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May 08, 2008

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Ophelia Benson

Hmmm. I'm not sure I recognize Sam Harris's definition of liberal there. At least, I consider myself a liberal - more so than in the past, when I was stupid enough to think that 'liberal' meant feeble and compromising rather than adamantly concerned with rights - and it is precisely as a liberal that I do believe jihadists mean what they say. I do believe they believe their god wants to take my rights away. I have zero trouble believing that. I think it's deranged, but that doesn't mean I don't believe it.

David

Ophelia,

“I do believe they believe their god wants to take my rights away.”

And it’s for your own good, which is nice.

It’s funny, as I was posting this I immediately thought of you. Obviously, the Harris quote is quite a generalisation, and I can think of at least half a dozen exceptions; but still, it’s not entirely without truth. Seumas Milne is an obvious example, as are a number of his colleagues, and the archives here have plenty more. Many of the self-defined lefties I know have a marked resistance to acknowledging the theological motive and its fundamental importance, preferring instead to focus on more familiar and negotiable, or ideologically agreeable, factors.

John D

"Omitting the role of Islamic theology, whether for reasons of preference or embarrassment, leads one to inaccurate or perverse evaluations of what we are faced with and how it might be stopped."

But -- all religions are exactly the same! Jihadis MUST be angry about poverty and imperialism –- because that's what WE'RE angry about!

David

The denial of religious fervour as a pivotal factor in terrorism is related to the usual egalitarian fluff about all religions being “just as bad”. As if, despite all evidence to the contrary, Islamic theology couldn’t possibly have any uniquely disagreeable features of its own. It also relates to the readiness with which the term “Islamophobia” is deployed, often to imply there are no rational reasons to view the spread of Islam with concern.

And for the notion of American villainy to prevail, as much of the left thinks it should, the rest of the world must be stripped of agency - especially unfamiliar agency - and depicted wherever possible as heroic anti-imperialists. Thus, the “root causes” of jihadist terrorism are, allegedly, Western “imperialism”, or global capitalism, or poverty, or the need for fossil fuels, etc. In short, whatever it is the commentator in question doesn’t like.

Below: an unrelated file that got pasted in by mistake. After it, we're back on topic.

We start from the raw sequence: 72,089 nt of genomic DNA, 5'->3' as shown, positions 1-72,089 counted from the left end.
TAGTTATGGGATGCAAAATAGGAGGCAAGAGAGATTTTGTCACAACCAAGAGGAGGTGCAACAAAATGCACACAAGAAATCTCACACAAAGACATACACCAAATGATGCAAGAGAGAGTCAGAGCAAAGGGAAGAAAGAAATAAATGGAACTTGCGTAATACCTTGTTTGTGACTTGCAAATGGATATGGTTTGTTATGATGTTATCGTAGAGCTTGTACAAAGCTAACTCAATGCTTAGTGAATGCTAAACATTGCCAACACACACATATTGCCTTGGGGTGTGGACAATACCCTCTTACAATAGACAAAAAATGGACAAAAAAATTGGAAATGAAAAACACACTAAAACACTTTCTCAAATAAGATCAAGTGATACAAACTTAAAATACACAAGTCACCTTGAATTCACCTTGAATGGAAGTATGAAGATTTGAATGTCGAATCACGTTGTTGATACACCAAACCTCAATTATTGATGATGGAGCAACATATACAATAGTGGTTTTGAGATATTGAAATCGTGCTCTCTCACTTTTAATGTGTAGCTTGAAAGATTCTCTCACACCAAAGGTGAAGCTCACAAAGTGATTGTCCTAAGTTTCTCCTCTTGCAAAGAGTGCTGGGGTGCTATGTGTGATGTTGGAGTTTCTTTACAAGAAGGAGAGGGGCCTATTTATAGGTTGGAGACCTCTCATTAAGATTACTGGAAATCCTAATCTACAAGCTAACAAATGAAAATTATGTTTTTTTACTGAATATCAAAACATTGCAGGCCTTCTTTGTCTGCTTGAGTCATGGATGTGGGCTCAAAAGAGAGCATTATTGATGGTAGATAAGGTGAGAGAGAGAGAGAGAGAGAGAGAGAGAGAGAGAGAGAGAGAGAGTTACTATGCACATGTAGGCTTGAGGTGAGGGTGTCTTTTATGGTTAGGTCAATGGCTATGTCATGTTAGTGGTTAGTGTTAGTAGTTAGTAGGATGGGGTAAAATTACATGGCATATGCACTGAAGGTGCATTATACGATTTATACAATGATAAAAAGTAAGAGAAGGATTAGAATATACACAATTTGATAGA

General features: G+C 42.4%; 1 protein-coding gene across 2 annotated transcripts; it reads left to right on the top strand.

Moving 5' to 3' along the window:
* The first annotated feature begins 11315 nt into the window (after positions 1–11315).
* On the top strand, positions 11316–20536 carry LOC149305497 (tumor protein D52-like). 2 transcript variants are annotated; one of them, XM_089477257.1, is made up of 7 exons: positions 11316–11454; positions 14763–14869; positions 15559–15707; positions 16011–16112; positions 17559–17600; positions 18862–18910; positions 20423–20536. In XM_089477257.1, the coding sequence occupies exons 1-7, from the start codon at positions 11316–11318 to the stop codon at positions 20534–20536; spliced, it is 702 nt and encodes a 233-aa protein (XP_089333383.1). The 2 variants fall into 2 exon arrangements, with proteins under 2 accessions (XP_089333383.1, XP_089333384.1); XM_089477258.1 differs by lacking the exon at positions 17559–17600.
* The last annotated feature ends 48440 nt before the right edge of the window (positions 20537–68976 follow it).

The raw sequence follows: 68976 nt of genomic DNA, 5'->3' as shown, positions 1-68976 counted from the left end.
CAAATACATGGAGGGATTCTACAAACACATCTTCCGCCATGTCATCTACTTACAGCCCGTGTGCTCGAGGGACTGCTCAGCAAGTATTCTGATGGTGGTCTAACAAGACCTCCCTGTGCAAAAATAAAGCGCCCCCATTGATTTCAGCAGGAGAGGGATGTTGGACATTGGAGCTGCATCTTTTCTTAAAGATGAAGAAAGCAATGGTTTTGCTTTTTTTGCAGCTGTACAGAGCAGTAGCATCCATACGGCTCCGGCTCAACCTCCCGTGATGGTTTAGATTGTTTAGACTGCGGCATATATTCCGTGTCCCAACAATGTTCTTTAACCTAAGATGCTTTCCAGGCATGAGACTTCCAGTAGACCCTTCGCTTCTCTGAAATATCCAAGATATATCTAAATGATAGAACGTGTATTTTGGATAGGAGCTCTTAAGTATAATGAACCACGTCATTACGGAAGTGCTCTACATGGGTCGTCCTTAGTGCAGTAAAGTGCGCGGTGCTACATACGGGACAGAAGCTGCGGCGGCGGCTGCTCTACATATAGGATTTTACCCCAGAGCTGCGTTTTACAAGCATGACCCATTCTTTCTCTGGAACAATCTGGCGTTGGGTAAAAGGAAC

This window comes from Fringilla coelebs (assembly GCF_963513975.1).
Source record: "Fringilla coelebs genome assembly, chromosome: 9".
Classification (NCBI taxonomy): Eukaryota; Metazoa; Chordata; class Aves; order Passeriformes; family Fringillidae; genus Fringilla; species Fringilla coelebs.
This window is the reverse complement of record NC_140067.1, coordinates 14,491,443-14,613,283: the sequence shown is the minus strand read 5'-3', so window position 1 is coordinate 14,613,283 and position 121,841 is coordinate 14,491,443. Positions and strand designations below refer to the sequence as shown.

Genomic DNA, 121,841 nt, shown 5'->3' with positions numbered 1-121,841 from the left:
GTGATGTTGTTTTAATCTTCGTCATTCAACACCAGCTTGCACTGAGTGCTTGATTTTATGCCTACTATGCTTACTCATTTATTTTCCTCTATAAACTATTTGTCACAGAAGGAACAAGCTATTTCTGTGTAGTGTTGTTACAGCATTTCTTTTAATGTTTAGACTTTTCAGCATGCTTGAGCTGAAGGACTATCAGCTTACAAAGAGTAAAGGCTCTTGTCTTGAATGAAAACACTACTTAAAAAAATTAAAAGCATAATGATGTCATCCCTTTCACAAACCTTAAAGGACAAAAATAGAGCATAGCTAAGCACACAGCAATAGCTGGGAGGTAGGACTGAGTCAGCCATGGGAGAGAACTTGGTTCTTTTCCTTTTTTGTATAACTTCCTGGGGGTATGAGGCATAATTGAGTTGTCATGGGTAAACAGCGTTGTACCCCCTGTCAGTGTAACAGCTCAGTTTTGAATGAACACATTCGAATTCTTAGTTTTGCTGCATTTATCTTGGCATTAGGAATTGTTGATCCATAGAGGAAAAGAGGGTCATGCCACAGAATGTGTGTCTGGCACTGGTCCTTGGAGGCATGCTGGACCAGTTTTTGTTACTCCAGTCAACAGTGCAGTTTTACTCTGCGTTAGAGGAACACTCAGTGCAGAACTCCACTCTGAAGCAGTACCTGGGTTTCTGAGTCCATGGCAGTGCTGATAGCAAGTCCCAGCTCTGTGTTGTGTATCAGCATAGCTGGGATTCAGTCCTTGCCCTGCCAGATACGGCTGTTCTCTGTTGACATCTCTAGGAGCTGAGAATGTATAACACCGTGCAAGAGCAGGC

Candice

It seems the commentariat attempts to reduce Islamic terrorists to faceless actors devoid of any agency. This way they can be deployed as a sort of rhetorical gambit to argue the case of whatever position needs being put forth. Example:

"The poor jihadists are angry at the hegemony of the United States. Ergo, they blow themselves up in cafes."

Nowhere in that argument are the motivations of the suicide bomber given any serious credence. They in fact don't matter. Only the root problem - American power - is of importance. It's as if the point of the action is completely missed in favor of the agenda of those who comment upon it. To miss the religious fervor in favor of reading one's personal ideals into the action seems highly insulting to the jihadist. I'm beginning to wonder if they have already lost their holy war because we can't seem to take their stated reasons for hatred seriously.

Paul

Saw Iron Man last night David. Good to see the Taliban types get a good kicking - or, rather, a good killing. Slightly disappointing (although not entirely surprising) that behind that particular band of baddies was, of course, a big bad American capitalist.

Excellent film though. One for the boys. And the girls - you could hear the women sighing in the cinema every time Robert Downey twinkled. Or was that just my wife?

Oh, and did you also stay past the credits to see Nick Fury (Samuel L Jackson) telling Stark he wanted to talk to him about the 'Avenger project'? Ooooh.